Corporate & Social Responsibility

Biden Makes Historic Moves toward Environmental Justice

EPA Seeks EJ Grantmakers and Worthy Projects

Environmentalism and Environmental Justice (EJ) have long been at odds with each other. In April 1970, when largely middle class and white Americans celebrated the first Earth Day by the millions, African-American sociologist Nathan Hare penned a scathing essay titled ‚ÄúBlack Ecology,‚ÄĚ in which he described the environmental realities of Black life in the United States and argued that those realities received little notice from mainstream environmentalists. While environmentalism works to preserve our natural resources and minimize the negative impacts of human activity on the planet, the EJ movement seeks to also establish an equitable distribution of both the benefits and burdens of the environment. EJ activism generally arises from an existing or imminent local issue, one with detrimental impacts on where people work and live. These EJ activists are mostly people of color and of limited means, who have grown frustrated that their concerns are not more widely recognized and addressed. A similar concern is playing out now in the field of artificial intelligence.

The EJ movement grew out of the Civil Rights Movement, reinforced by Title VI of the 1964 Civil Rights Act, which prohibits discrimination on the basis of race, color, or national origin for any program that receives federal funds. But the movement became a force of its own in 1982, when the governor of North Carolina announced plans to site a PCB landfill in rural Warren County, just south of the Virginia border. The announcement created a firestorm among local residents, a majority African-American community, and sparked protests and arrests that received national attention. Despite this controversy, the state went forward with the landfill.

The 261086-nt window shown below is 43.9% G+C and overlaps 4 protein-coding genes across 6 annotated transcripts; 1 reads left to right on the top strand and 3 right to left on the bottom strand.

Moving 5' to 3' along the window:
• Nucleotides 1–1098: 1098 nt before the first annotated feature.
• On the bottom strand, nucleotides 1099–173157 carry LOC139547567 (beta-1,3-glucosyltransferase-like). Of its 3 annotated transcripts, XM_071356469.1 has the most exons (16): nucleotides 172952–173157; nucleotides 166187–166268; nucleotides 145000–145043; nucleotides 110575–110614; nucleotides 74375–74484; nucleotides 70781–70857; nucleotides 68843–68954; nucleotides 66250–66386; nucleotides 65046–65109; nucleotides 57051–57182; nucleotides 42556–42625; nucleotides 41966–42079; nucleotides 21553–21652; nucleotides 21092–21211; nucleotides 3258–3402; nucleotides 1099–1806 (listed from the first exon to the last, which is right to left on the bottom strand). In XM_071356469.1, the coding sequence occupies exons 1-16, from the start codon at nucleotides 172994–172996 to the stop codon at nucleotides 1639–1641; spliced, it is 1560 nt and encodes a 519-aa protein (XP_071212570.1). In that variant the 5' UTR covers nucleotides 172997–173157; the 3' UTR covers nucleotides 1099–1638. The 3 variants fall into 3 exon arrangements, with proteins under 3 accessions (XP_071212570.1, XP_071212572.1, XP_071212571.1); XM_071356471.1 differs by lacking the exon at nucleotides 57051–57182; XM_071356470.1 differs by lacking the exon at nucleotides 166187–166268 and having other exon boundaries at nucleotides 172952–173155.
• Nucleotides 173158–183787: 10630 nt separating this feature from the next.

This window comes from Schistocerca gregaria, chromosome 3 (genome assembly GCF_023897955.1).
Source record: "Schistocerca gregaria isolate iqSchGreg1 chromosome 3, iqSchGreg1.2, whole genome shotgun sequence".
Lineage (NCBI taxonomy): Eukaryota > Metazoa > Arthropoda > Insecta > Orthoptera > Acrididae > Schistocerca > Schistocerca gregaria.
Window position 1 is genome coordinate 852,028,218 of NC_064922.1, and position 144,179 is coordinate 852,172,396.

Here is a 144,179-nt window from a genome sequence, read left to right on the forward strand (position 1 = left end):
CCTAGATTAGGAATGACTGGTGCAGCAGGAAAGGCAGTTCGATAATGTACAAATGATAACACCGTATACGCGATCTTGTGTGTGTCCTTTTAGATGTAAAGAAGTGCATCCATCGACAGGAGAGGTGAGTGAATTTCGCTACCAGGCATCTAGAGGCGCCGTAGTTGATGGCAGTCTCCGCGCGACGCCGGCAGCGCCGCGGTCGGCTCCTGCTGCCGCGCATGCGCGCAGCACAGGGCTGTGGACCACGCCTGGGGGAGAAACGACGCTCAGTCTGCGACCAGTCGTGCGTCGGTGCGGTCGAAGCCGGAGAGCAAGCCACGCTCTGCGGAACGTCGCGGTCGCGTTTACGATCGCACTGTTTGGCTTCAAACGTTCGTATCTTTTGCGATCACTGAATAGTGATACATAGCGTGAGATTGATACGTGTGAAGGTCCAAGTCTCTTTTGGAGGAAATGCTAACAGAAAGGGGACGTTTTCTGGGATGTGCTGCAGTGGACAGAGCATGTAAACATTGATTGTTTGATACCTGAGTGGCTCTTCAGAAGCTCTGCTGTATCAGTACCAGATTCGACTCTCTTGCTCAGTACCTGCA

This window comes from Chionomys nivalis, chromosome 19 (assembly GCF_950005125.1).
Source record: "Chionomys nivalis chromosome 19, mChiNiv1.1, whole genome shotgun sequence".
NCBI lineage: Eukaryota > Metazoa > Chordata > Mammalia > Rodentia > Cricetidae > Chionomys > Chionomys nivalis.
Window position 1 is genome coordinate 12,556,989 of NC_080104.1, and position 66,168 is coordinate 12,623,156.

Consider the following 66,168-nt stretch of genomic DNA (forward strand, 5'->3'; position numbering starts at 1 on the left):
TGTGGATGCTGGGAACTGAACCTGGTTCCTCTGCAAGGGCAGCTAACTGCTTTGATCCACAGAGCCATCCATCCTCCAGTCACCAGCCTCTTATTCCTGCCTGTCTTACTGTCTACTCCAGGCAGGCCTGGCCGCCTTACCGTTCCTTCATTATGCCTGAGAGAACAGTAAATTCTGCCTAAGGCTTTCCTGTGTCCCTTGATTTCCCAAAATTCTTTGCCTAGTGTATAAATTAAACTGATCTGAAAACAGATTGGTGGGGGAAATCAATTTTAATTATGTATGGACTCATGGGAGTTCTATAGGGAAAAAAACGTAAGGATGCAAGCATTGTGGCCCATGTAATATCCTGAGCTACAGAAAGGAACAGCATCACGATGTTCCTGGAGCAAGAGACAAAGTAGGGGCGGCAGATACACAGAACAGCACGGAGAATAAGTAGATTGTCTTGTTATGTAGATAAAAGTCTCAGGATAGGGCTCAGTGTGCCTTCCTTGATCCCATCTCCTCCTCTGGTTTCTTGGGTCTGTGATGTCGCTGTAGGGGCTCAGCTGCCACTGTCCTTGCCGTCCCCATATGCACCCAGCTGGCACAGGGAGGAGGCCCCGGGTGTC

The Warren County protests did prompt several important studies, however, including a landmark 1987 report titled Toxic Wastes and Race in the United States, perhaps the first study to compare toxic waste and demographic data. The report gives a grim account of racial and environmental injustice in numerous cities across the United States. In 1994 President Bill Clinton responded to this and other studies, as well as a growing EJ movement, by issuing Executive Order 12898 titled “Federal Actions to Address Environmental Justice in Minority Populations and Low-Income Populations.” This order called on each federal agency to make a concerted effort to minimize any adverse effects of its actions regarding public health and the environment. Clinton‚Äôs executive order lent credence and visibility to the EJ movement and galvanized grassroots efforts.

Nearly thirty years later, Biden has taken meaningful EJ measures of his own. In his first week in office, the president issued Executive Order (EO) 14008 titled ‚ÄúTackling the Climate Crisis at Home and Abroad.‚ÄĚ This order introduced the Justice40 Initiative, among other things, which sets a goal that 40% of the overall benefits of selected federal investments will reach the communities that live closest to and suffer most from hazardous waste. These funds will target not only climate change, clean energy, and remediation, but also affordable housing and workforce development.

In April 2023 Biden built on EO 14008 with another more targeted executive order (14096) titled ‚ÄúRevitalizing Our Nation‚Äôs Commitment to Environmental Justice for All.‚ÄĚ This order establishes a first-ever White House Office of Environmental Justice, which will help to raise public awareness on critical issues as well as influence federal agency permitting, grant awards, and other approvals for activities that affect distressed communities. In addition, it extends Clinton‚Äôs executive order by directing all federal agencies to incorporate environmental justice more systematically into their decision-making, whether that concerns plastic pollution, hazardous waste, infrastructure projects, or critical services.